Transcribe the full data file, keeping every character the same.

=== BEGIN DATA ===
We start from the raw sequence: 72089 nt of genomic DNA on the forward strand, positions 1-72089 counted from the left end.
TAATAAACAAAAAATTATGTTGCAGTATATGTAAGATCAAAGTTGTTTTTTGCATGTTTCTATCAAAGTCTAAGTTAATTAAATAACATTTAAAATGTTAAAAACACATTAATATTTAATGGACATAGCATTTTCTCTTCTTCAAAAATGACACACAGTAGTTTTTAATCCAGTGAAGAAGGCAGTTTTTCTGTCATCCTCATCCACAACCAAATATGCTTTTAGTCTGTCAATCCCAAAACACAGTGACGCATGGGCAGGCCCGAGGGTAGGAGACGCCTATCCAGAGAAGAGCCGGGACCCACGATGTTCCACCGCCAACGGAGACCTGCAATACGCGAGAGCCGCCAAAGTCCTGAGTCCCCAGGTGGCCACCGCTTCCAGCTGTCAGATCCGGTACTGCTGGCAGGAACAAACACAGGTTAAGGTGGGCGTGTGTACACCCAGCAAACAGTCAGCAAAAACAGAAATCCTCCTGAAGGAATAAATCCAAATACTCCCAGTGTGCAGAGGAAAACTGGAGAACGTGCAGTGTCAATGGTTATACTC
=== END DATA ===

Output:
We start from the raw sequence: 72089 nt of genomic DNA on the forward strand, positions 1-72089 counted from the left end.
TAATAAACAAAAAATTATGTTGCAGTATATGTAAGATCAAAGTTGTTTTTTGCATGTTTCTATCAAAGTCTAAGTTAATTAAATAACATTTAAAATGTTAAAAACACATTAATATTTAATGGACATAGCATTTTCTCTTCTTCAAAAATGACACACAGTAGTTTTTAATCCAGTGAAGAAGGCAGTTTTTCTGTCATCCTCATCCACAACCAAATATGCTTTTAGTCTGTCAATCCCAAAACACAGTGACGCATGGGCAGGCCCGAGGGTAGGAGACGCCTATCCAGAGAAGAGCCGGGACCCACGATGTTCCACCGCCAACGGAGACCTGCAATACGCGAGAGCCGCCAAAGTCCTGAGTCCCCAGGTGGCCACCGCTTCCAGCTGTCAGATCCGGTACTGCTGGCAGGAACAAACACAGGTTAAGGTGGGCGTGTGTACACCCAGCAAACAGTCAGCAAAAACAGAAATCCTCCTGAAGGAATAAATCCAAATACTCCCAGTGTGCAGAGGAAAACTGGAGAACGTGCAGTGTCAATGGTTATACTC